Eighty years. That’s a long time ago. Especially to those who didn’t have parents alive to share their memories of Tuesday June 6, 1944 — D-Day.

Staying abreast of current events has driven me to try to understand more about the past. As a result, I’ve read a great deal on how our country’s Civil War began and the origins of Hitler’s Reich.

The most important thing I’ve learned? We should never forget.

The American Civil War resulted in at least 1,030,000 casualties, according to historians and war statisticians — including the deaths of about 620,000 troops and 50,000 civilians.

This war, fought on our own soil, was the deadliest military conflict in American history (counting both world wars, Korea and Vietnam).

In World War I, the total number of military and civilian casualties was more than 40 million. This estimate includes 20 million deaths and about 21 million wounded. The death total includes 9.7 million military personnel and about 10 million civilians. U.S. military war deaths have been recorded at 117,000. Russia alone lost more than 2 million souls.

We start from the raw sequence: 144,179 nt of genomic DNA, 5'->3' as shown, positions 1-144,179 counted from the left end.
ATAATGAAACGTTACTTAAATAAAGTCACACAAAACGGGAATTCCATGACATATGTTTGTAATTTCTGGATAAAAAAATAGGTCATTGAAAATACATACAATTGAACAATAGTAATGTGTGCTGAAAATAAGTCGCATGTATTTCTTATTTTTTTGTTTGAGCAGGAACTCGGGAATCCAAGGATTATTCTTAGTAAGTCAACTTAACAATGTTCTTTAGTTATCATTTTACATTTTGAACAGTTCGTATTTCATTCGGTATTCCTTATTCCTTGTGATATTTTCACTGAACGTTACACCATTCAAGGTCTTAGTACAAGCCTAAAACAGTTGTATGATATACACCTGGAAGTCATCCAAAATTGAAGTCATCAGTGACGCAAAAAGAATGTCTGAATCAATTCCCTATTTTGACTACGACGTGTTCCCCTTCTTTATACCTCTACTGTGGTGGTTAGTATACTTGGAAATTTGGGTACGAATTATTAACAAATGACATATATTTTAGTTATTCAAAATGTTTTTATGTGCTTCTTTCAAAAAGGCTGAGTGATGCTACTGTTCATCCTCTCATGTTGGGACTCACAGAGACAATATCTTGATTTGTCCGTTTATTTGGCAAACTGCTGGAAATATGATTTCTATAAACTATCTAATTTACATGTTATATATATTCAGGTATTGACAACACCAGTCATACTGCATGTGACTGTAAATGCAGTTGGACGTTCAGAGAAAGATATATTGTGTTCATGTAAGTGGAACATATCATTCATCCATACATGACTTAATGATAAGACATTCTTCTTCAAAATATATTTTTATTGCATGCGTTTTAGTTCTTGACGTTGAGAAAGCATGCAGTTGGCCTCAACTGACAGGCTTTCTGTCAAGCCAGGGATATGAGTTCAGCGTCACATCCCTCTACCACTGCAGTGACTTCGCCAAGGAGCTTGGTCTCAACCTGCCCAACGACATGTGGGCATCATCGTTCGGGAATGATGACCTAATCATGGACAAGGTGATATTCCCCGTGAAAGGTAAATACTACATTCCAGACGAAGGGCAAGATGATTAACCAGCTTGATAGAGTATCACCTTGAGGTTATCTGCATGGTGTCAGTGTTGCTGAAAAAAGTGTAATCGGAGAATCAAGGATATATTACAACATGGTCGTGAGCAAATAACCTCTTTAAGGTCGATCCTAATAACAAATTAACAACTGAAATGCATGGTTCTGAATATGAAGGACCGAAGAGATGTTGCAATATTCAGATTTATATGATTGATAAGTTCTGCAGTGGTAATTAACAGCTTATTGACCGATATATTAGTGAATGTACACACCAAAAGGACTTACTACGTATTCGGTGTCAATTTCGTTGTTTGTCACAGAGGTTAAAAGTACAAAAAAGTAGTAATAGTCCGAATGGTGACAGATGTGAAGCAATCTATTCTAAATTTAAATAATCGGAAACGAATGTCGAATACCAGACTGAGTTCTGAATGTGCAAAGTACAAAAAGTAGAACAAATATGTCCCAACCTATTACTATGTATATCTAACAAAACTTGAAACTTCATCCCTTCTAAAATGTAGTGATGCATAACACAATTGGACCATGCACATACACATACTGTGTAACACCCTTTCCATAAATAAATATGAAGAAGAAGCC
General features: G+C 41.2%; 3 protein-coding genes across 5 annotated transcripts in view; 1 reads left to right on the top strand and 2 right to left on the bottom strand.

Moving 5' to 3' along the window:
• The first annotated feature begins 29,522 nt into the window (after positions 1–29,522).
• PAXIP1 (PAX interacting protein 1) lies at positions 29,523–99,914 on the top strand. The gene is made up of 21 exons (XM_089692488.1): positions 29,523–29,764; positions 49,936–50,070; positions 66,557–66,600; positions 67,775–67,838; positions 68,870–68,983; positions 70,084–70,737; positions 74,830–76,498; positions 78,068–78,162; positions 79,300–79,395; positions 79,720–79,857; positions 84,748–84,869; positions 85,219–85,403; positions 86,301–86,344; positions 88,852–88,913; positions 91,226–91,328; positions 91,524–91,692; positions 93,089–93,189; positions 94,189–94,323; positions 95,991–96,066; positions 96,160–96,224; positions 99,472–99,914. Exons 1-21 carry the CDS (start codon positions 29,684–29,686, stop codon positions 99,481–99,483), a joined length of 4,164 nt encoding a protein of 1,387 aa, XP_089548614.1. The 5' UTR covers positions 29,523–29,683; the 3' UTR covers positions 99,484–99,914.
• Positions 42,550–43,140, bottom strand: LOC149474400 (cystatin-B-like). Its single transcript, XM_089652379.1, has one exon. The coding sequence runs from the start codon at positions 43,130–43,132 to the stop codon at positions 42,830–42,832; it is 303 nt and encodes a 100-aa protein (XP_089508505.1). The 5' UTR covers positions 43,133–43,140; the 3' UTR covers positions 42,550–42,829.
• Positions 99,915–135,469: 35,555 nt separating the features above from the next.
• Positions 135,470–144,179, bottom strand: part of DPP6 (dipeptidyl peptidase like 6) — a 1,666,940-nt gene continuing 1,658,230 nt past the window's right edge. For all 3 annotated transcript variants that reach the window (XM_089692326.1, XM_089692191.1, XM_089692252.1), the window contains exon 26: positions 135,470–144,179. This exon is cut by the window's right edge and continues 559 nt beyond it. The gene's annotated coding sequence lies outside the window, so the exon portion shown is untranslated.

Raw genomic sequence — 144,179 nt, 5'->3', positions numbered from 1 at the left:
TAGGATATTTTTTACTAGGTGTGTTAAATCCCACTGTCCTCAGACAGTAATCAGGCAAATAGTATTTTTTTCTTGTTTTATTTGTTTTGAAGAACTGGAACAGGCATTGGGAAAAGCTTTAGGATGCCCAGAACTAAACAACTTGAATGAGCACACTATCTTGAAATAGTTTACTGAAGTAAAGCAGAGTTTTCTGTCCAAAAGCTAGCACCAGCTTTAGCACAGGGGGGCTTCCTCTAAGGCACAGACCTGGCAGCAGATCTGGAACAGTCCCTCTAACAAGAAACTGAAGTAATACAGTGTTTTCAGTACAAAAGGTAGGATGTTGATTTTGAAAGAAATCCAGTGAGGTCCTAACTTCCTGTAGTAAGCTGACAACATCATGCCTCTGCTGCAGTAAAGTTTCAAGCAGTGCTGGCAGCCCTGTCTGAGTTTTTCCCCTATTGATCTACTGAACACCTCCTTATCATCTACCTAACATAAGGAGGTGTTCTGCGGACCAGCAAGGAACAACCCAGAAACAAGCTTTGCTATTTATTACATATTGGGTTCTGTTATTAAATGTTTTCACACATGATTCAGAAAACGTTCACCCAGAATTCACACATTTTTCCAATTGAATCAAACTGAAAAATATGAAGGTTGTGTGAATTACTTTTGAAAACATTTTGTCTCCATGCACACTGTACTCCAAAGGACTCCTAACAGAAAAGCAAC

How quickly we’ve forgotten one of the deadliest conflicts in human history.

In WWII, some 70-85 million people perished, including about 21 million to 25 million military personnel and 50 million to 55 million civilians, including the deliberate genocide of Jews and others by the Third Reich. Coming late to this global conflict, the U.S. is reported to have had 418,500 total civilian and military deaths. Germany by comparison had between 6.6 million and 8.8 million total deaths.

12626776275?profile=RESIZE_180x180On a recent trip to France, I visited the American Cemetery at Omaha Beach (inset photo). I have no relative buried there, but the significance of that place, and the other beachheads used during the Allied invasion of Normandy, shook me. A total of 4,414 Allied troops were killed on D-Day itself, including 2,501 Americans. More than 5,000 were wounded. In the ensuing Battle of Normandy, 73,000 Allied forces were killed and 153,000 wounded.

These young men (most between 22 and 24 years old) who charged ashore from landing craft or parachuted down behind enemy lines were patriots. True patriots.

Somehow, over the past 80 years, that word’s been muddied behind red, white and blue board shorts and giant American flags — as if the bigger the flag the more patriotism you exude.

Nonsense. Just consider the graves at Omaha Beach and tell me I’m wrong.

How easily we forget.

— Mary Kate Leming,
Executive Editor

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